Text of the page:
Ticking Off Your Customers
2. Increase your share of the customer's wallet—figure out ways to get existing customers to spend more money with you.
As a direct marketer, I have always operated on the rule of thumb that it's five times more costly to acquire a new customer and make a sale than to sell something to an existing customer.
Now, I think a five-to-one ratio is low—perhaps very low. With the hundreds of sales pitches consumers and business folks face in print and broadcast media, the Internet, the mailbox, billboards and skywriting, finding a new customer is a tough, very expensive and chancy proposition.
While customer acquisition—with its high-octane creative and manipulation of data—is very sexy, getting existing customers to spend more is what puts money in the bank.
The Visa Debacle
Every Christmas, my wife, Peggy, and I give my stepmother a gift card for merchandise at the Lord & Taylor department store. She can buy what she wants and if the amount on the card runs out, she can pay cash—or use a credit card—for the balance.
Plastic gift cards are slated to be a $110 billion business by the end of the decade, which is a lip-smacking statistic for the financial services crowd.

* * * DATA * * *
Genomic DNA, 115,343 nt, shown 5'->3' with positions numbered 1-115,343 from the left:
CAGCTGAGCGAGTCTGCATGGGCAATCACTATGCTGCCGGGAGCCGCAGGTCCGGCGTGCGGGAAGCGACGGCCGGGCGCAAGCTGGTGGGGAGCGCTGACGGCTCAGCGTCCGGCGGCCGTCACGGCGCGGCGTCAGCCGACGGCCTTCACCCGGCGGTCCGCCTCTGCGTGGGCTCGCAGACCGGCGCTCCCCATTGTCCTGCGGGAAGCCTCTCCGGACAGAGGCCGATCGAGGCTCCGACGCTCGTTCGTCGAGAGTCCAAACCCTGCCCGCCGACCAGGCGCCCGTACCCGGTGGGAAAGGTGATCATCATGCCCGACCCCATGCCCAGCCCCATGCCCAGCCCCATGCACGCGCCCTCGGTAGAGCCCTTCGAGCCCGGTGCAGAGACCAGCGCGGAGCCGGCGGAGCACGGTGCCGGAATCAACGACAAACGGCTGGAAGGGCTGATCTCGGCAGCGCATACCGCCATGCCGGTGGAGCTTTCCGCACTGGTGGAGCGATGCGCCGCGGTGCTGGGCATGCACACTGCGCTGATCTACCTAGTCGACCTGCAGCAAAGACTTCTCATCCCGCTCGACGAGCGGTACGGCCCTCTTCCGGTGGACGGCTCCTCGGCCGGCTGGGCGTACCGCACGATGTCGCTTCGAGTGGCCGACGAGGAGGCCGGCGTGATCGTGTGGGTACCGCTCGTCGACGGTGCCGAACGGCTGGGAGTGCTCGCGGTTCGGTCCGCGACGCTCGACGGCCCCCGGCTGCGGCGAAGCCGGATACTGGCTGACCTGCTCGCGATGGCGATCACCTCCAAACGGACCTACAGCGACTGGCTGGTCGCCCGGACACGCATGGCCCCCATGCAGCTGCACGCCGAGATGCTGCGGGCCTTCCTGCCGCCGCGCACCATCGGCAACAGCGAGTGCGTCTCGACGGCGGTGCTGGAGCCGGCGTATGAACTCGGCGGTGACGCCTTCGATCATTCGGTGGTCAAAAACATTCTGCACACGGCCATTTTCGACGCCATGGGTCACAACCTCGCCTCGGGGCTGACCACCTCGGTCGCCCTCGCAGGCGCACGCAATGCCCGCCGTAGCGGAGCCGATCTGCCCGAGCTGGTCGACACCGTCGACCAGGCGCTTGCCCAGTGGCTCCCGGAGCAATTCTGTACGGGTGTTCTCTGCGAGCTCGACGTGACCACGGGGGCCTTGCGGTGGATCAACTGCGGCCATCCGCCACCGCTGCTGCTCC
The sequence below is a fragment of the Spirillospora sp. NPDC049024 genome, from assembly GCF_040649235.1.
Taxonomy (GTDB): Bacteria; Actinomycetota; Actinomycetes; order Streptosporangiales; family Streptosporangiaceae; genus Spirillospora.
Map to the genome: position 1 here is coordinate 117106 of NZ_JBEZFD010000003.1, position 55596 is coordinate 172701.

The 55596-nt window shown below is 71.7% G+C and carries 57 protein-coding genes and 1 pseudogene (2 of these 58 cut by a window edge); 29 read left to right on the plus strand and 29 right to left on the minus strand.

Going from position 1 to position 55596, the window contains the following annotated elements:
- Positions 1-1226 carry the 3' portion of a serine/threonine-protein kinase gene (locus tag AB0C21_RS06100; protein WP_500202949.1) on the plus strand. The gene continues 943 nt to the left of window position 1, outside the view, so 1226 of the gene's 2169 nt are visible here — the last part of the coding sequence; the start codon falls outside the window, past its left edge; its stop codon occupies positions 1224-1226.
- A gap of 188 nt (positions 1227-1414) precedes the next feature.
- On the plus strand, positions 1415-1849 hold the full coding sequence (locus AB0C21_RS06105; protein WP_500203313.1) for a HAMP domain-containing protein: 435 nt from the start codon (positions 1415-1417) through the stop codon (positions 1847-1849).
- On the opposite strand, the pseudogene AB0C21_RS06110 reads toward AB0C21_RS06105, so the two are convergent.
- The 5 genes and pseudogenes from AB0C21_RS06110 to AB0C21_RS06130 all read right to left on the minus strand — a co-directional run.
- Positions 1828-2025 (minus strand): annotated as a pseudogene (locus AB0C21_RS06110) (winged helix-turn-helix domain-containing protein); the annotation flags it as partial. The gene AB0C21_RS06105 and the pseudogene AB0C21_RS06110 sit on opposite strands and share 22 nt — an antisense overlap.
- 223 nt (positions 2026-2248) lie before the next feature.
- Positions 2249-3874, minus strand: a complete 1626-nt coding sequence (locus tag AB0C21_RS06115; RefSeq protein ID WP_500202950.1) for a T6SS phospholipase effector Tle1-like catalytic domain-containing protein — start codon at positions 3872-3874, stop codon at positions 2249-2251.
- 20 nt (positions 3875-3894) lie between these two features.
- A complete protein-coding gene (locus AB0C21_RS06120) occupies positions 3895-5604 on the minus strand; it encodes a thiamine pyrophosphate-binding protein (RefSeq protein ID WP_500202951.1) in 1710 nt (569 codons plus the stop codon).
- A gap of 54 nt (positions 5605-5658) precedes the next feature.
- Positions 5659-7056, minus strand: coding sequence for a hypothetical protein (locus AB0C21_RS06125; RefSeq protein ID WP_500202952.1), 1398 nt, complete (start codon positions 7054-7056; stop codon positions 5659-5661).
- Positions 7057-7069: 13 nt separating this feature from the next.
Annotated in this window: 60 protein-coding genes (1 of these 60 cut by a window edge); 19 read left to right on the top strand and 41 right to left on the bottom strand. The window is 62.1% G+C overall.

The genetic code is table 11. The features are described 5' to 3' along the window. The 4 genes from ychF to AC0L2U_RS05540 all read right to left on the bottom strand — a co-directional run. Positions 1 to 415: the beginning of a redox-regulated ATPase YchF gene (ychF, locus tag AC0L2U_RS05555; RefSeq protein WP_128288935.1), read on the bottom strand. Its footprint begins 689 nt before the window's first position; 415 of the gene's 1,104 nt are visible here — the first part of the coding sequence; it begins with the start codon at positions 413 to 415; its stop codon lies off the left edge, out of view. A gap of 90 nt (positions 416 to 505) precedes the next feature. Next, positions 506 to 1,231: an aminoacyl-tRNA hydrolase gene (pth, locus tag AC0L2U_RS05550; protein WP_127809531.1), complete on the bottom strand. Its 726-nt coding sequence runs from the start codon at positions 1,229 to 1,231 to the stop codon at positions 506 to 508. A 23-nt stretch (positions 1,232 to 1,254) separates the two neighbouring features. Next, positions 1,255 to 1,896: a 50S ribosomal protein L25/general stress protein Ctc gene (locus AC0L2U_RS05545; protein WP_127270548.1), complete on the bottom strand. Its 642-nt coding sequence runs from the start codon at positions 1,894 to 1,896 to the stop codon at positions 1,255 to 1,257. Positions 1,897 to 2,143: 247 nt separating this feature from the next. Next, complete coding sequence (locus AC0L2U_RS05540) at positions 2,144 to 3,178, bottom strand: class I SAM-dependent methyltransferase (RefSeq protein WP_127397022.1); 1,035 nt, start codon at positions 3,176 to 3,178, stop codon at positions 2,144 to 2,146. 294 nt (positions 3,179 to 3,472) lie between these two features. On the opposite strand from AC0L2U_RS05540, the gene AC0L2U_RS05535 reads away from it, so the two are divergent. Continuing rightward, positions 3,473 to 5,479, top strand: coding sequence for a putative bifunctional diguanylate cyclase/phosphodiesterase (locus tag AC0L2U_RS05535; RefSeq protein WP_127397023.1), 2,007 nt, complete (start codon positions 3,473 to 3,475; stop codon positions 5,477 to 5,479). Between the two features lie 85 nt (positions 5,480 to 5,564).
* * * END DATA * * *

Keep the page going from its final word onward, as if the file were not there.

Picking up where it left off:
But a serious problem exists with non-store, prepaid gift cards. Let's say you give a $100 Visa gift card and the recipient spends $87, leaving $13 on the card. If the card owner tries to make another purchase using a combination of the $13 on the card plus cash, the transaction is refused by Visa for insufficient funds.
As Caroline E. Mayer writes in The Washington Post:
Lisa T. Winston of Forestville had the same problem with her $50 American Express gift card. The government employee has about $2.39 left on the card and is not sure when she will be able to use it: "Unless I buy some gum at CVS ... I guess it will just go to waste." Next time, she said, "just give me the cash."